Given its visual similarity to rice, many assume couscous is gluten-free. However, these pasta spheres, while tasty, are NOT, in fact, gluten-free.
Some couscous substitutes are somewhat similar in appearance, texture, and just as delicious, including brown rice and quinoa.
In this article, I’ll help you understand what couscous is, how I like to prepare it and provide you with alternatives you can use to make anything from salads and soups to full-course meals.
Is Couscous Gluten-Free?
Couscous is not gluten-free; therefore, those with gluten intolerances, like celiac disease, should look for gluten-free alternatives or substitutes to couscous.
Although couscous is similar in texture and appearance to rice and other gluten-free grains, traditional couscous is not gluten-free. It originates from semolina, a granule of durum wheat.
This can cause much confusion at restaurants, especially since some restaurants’ menus list couscous as gluten-free.
If you have gluten sensitivity or are celiac, be mindful of this and question restaurants that claim their couscous is gluten-free.
It can be even more confusing because some companies will market alternatives to couscous, with similar taste and texture, as couscous itself.
The same goes for items that by themselves are gluten-free such as rice or buckwheat, but when altered in their form, such as a noodle, may no longer be gluten-free because of how it’s been processed or what other ingredients may be added.
As always, my advice is to read the ingredients list and make sure wheat or any derivative of this grain is not present in the list. If you are celiac, you also have to ensure no cross-contamination.
For example, buckwheat noodles still may not be gluten-free because the company may have to add wheat flour to make it into a noodle.
Always be cautious when ordering items that are labeled as gluten-free. Check with the label or restaurant to ensure their processes didn’t turn something that’s gluten-free in its natural form into something that no longer is.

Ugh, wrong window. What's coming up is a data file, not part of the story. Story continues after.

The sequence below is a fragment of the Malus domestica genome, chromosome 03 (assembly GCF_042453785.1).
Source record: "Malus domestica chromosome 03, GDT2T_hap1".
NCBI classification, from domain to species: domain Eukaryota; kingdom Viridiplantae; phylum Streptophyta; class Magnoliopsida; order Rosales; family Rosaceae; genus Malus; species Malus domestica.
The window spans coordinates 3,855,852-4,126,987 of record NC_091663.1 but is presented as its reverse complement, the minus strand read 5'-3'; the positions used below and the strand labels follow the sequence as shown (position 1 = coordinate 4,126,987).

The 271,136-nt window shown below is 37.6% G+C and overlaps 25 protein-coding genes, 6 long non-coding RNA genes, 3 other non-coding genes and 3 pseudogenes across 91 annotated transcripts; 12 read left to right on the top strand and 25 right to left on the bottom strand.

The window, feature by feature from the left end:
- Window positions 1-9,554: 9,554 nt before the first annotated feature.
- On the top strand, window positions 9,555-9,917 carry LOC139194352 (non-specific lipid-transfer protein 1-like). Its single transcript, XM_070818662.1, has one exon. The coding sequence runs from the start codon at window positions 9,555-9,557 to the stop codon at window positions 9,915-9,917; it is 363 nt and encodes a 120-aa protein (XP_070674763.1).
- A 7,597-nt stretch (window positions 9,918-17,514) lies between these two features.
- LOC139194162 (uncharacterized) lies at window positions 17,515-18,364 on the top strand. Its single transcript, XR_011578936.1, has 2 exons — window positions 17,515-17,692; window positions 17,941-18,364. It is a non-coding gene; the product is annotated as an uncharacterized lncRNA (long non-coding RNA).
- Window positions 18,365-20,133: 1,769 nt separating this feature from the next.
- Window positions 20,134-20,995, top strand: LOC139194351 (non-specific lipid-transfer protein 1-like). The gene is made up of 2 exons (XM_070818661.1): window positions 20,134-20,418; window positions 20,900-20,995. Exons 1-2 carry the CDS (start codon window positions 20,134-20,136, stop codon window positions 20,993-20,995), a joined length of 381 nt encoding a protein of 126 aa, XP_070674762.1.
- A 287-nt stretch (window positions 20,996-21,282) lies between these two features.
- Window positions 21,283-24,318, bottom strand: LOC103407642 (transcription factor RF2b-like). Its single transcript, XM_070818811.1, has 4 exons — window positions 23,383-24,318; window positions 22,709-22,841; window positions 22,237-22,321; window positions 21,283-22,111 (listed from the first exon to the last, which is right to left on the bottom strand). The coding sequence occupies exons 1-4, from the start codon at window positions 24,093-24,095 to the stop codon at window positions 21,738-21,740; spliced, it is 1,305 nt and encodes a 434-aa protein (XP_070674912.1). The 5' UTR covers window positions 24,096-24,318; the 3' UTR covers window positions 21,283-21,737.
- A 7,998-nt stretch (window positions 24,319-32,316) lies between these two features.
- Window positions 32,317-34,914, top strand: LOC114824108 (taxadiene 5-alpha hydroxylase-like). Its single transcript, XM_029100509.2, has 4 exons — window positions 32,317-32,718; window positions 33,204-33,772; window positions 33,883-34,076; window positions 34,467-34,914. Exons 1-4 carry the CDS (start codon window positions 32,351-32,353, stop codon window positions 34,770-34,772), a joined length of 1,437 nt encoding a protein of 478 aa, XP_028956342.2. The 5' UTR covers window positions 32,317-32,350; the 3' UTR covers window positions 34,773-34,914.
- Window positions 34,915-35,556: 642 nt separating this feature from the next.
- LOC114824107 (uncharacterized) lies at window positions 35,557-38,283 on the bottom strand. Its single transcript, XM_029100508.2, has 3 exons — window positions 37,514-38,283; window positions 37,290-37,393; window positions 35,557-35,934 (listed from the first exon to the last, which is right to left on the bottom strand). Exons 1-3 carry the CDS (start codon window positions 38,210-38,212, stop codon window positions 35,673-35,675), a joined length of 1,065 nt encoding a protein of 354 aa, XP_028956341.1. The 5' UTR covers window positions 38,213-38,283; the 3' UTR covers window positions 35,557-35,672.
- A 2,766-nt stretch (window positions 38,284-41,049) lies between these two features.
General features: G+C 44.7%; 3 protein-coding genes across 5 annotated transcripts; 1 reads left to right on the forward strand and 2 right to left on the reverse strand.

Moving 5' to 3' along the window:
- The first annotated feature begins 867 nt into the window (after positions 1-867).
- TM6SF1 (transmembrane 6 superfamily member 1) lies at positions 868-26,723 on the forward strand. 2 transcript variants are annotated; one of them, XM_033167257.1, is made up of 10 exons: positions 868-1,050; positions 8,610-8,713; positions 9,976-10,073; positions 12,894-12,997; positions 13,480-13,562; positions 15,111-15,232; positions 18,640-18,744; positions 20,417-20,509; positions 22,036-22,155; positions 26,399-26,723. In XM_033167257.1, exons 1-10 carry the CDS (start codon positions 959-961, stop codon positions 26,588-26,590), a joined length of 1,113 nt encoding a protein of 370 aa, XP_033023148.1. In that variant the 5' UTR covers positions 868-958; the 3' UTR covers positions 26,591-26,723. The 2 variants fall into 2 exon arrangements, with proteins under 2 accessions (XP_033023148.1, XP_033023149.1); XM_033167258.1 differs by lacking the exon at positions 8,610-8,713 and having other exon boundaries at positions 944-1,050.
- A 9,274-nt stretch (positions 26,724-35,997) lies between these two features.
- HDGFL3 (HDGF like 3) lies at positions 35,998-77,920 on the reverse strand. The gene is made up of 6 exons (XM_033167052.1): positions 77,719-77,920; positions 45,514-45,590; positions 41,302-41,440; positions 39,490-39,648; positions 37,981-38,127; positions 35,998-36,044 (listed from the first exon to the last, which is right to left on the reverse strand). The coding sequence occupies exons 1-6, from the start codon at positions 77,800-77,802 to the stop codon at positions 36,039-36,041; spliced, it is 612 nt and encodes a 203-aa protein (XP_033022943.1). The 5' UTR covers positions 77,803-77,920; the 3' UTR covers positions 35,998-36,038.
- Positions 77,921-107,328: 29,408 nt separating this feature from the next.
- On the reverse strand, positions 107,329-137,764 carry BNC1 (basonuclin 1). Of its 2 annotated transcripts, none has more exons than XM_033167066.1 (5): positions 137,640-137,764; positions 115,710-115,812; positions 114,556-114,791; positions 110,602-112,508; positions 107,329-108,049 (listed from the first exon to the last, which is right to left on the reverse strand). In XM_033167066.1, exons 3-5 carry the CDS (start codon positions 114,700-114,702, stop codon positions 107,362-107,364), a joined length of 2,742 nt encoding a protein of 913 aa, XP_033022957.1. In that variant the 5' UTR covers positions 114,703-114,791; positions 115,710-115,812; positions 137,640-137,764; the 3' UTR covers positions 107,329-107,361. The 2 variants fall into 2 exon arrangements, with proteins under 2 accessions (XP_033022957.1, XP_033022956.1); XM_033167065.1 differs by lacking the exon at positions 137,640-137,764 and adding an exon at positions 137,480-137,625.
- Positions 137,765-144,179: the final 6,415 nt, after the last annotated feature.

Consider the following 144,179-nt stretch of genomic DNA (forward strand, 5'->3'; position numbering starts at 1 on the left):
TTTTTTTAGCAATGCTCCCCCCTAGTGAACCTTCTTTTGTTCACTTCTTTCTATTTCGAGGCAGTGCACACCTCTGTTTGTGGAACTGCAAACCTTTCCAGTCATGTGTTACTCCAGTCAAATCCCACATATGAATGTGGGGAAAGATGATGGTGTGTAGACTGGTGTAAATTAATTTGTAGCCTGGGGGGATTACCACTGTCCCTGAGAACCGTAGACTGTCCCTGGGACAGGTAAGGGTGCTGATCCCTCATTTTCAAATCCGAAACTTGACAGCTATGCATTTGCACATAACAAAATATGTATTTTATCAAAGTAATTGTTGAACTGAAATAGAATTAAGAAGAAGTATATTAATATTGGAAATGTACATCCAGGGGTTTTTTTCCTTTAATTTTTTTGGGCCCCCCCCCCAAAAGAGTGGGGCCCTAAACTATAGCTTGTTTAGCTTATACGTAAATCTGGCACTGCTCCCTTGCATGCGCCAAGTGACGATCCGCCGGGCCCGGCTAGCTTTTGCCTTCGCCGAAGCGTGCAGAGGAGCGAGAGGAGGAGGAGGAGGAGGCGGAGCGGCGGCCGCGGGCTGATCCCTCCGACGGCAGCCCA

Products don’t get exposed to cross-contamination in their factory, but this process can also happen while the restaurant prepares your food. Unless the owner of a restaurant or packaging can confirm that what you’re eating is certified gluten-free, it’d be safest not to eat it.
If you have severe gluten sensitivities such as celiac disease, ensuring that gluten is not hiding in your rice pilaf is critical. Instead, look for gluten-free alternatives.
What is the couscous gluten content?
Commercially produced couscous, or almost any commercial pasta, is made almost exclusively from durum semolina. Semolina is a high-gluten flour made from hard durum wheat.
Durum contains a whopping 27% extractable wet gluten, which is more or less 3% higher than your everyday wheat.
Its high gluten content makes durum wheat is not suitable for people with gluten-related disorders such as celiac disease, non-celiac gluten sensitivity, and wheat allergy.
Is Moroccan couscous gluten-free?
Moroccan couscous, like other traditional couscous varieties, is not gluten-free. If you have gluten intolerance, then you should avoid this dish.
Traditional Moroccan couscous is eaten by hand instead of utensils. At diners, people will put the couscous in between their fingertips and roll it into balls before eating.
Is Israeli couscous gluten-free?
Just like with Moroccan couscous, Israeli couscous is not a gluten-free dish.
Many people (especially those who have never had Israeli couscous before) wonder what the difference is in comparison to regular couscous.
While both are made with water and semolina flour, regular couscous is irregular-shaped and much smaller than Israeli couscous. Additionally, the Israeli variety has a softer, chewy texture.
Because of its size, Israeli couscous is also known as pearl couscous.
Is Couscous Safe for Your Gluten-Free Diet?
Conventional wheat couscous is not safe for your gluten-free diet because it comes from the grains of durum wheat.
While most people think it falls in the same category as rice, it’s actually wheat pasta, making it unsafe for your gluten-free diet.
Due to the growing popularity of gluten-free products, companies are offering gluten-free alternatives to typical gluten products.
If you don’t want to use gluten-free couscous but still crave that texture and taste, people with gluten sensitivities still have other grain alternatives such as brown rice and quinoa to enjoy a gluten-free meal.
Buying Gluten-Free Couscous
As mentioned above, there is a range of gluten-free couscous products and substitutes for couscous available at your grocery store and online.
Gluten-free Couscous at Wholefoods